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Trick or Treat. An Infertility Patient's Guide to Coping With Halloween

Posted by Judith Horowitz on with 1 Comments

by Judith Horowitz, Ph.D.

If you think that the only treat that could make you smile would be to see a positive over-the-counter home pregnancy test, and that you are the recipient of the world’s worst trick ever i.e., being diagnosed with infertility, read on. And, if you are reading this blog, then you probably are anticipating another holiday without being pregnant or having an infant in your arms. 

            While other people are debating whether to purchase a store bought costume vs. making one themselves, you are dreading this upcoming Halloween.  You notice people standing three deep in the candy aisle of your local grocery store while determining if the bag of assorted mini candy bars is superior to those that they usually purchase vs. confections they wouldn’t eat on a bet (and therefore wouldn’t gain weight if any were left over). This sight fills you with horror, and not the kind that results from encountering a ghostly apparition. 

            While your friends and neighbors contemplate dressing their children as Hannah Montana vs. Tinkerbell, Superman vs. Spiderman, or Count Dracula vs. Sponge Bob Square Pants, you want to hide in a vampire’s coffin and not come out until November 1st. While new parents are taking 100 pictures of their babies’ first Halloween (and that is before they put them in their strollers to walk outside), you are hoping if you turn out your lights, people will be duped into believing no one is home. Having a banal holiday that included children would be a treat for you. However, you find yourself scared, and not by the Mephistophelean costumes displayed in store windows, but rather the demon of doubt regarding your chances for conception.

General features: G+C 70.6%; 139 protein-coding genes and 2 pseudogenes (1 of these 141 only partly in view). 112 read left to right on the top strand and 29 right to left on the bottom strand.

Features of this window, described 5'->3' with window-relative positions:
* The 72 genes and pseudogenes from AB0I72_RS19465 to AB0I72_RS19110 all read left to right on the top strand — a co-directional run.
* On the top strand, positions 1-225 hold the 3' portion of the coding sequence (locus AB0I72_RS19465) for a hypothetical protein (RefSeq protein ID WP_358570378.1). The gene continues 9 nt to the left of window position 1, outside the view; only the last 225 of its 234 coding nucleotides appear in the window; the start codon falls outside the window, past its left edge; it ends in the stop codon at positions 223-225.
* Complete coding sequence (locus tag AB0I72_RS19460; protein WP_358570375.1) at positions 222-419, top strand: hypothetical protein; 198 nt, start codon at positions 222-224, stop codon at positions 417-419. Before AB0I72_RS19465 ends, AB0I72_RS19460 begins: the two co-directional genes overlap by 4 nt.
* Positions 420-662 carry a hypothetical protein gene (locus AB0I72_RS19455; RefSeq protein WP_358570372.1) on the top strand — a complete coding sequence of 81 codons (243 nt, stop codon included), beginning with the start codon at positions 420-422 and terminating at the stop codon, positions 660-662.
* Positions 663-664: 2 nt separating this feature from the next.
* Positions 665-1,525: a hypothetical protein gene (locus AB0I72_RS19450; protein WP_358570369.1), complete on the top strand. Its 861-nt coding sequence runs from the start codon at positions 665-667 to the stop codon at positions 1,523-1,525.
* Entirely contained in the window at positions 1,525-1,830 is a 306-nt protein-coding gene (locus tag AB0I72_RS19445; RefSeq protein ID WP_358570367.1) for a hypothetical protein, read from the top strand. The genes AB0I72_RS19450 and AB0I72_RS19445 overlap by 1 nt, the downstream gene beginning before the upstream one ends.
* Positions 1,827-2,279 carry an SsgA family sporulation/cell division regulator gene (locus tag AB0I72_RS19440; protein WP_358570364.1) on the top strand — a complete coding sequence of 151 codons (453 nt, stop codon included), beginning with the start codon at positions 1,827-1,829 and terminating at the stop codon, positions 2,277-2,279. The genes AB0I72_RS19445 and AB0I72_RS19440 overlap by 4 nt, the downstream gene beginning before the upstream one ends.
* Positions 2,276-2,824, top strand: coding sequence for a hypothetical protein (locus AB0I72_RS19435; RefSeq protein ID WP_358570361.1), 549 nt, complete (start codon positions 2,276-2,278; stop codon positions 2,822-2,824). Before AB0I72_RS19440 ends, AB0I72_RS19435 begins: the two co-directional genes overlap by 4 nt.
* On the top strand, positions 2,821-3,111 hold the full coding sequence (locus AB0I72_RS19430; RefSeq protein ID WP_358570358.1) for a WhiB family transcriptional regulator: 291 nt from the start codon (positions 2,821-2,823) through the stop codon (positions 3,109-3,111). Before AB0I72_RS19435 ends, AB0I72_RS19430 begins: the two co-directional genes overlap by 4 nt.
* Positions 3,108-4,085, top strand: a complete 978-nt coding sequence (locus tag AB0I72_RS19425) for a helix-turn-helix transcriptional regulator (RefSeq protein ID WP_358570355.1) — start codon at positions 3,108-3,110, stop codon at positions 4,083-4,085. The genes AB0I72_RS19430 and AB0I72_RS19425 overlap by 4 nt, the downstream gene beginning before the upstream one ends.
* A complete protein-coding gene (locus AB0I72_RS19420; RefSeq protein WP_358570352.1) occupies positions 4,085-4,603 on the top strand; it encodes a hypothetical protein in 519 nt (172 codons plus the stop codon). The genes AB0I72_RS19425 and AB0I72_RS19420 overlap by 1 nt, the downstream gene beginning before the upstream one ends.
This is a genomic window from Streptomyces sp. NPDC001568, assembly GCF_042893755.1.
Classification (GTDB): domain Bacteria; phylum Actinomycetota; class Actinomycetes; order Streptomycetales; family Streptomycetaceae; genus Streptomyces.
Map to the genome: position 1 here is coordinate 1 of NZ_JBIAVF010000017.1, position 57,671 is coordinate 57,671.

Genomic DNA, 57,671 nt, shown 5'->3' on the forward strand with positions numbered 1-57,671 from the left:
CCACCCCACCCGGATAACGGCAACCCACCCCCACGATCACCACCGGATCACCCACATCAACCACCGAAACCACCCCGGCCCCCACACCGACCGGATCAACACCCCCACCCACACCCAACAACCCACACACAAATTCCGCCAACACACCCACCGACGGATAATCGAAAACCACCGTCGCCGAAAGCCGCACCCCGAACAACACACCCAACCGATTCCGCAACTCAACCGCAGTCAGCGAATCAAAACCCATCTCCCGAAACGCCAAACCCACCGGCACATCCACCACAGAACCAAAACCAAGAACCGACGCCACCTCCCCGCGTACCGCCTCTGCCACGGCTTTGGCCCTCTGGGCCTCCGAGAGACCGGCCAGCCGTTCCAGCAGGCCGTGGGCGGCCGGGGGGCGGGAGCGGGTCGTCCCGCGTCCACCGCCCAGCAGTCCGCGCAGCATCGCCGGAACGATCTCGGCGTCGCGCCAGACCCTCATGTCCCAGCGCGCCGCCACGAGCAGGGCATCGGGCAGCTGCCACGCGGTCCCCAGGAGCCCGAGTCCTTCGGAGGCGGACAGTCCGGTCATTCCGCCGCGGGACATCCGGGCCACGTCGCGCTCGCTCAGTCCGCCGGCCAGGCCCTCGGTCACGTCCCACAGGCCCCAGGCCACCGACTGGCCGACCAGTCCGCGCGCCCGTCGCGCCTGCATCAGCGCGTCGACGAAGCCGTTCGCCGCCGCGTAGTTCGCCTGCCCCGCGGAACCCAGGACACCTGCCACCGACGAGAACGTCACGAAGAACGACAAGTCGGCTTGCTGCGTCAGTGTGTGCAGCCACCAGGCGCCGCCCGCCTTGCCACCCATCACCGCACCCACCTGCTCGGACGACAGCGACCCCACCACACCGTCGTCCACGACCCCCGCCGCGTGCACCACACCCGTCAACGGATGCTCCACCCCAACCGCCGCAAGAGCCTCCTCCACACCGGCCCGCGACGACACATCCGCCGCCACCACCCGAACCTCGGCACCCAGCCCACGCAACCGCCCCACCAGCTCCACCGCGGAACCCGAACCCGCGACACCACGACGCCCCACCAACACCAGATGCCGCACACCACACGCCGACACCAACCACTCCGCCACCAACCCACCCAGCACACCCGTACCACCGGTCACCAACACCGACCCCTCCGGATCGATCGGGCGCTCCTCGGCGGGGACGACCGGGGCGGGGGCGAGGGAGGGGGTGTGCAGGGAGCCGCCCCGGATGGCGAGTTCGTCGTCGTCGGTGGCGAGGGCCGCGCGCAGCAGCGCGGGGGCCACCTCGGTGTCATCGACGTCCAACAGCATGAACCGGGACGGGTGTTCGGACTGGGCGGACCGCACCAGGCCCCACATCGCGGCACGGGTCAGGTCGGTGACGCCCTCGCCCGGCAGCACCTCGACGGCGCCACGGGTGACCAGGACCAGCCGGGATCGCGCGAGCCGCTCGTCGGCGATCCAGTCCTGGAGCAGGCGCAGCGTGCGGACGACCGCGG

Wanting to shun the little upturned faces who sweetly say “Trick or Treat” in tiny, barely audible tones is not abnormal for those having difficulty conceiving. But stuffing your face in order to overdose on sugar, become comatose, and pass out on your sofa is overkill and not a realistic or highly desirable option.  So what alternatives can help you get through this holiday?

            You may wish to purchase a cauldron size pot, fill it with candy, and affix a note explaining to Trick or Treaters that they are on the honor system and should help themselves, leaving you free to go to the movies.  Furthermore, you may wish to take advantage of Halloween falling on a Saturday this year, and make reservations to dine at an upscale restaurant, where children are not welcome.  Due to the current economy, I have found there are numerous last minute travel deals offered on the internet, so planning an inexpensive weekend away from it all shouldn’t be too difficult.  Additionally, you may wish to attend a Halloween party thrown by someone from work, as adults will be in attendance but not children. If you yourself choose to throw a Halloween party, try to select a venue away from home and the neighborhood kids.  Sometimes avoidance is a good method for handling sorrow and loss, so don’t minimize its efficacy.  Since this is a holiday for children, don’t pick this Saturday to be brave and face your demons (regardless of their size). Feel confident that there are many different ways of building a family, and if that is your goal, you will achieve it one day soon.

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Judith E. Horowitz, Ph.D. is a licensed psychologist in private practice in Broward County, Florida.  Dr. Horowitz is a member of the American Society for Reproductive Medicine, is a certified sexual therapist and Diplomate of the American Association of Sex Educators, Counselors, and Therapists, and is also a Diplomate of the American Board of Medical Psycho

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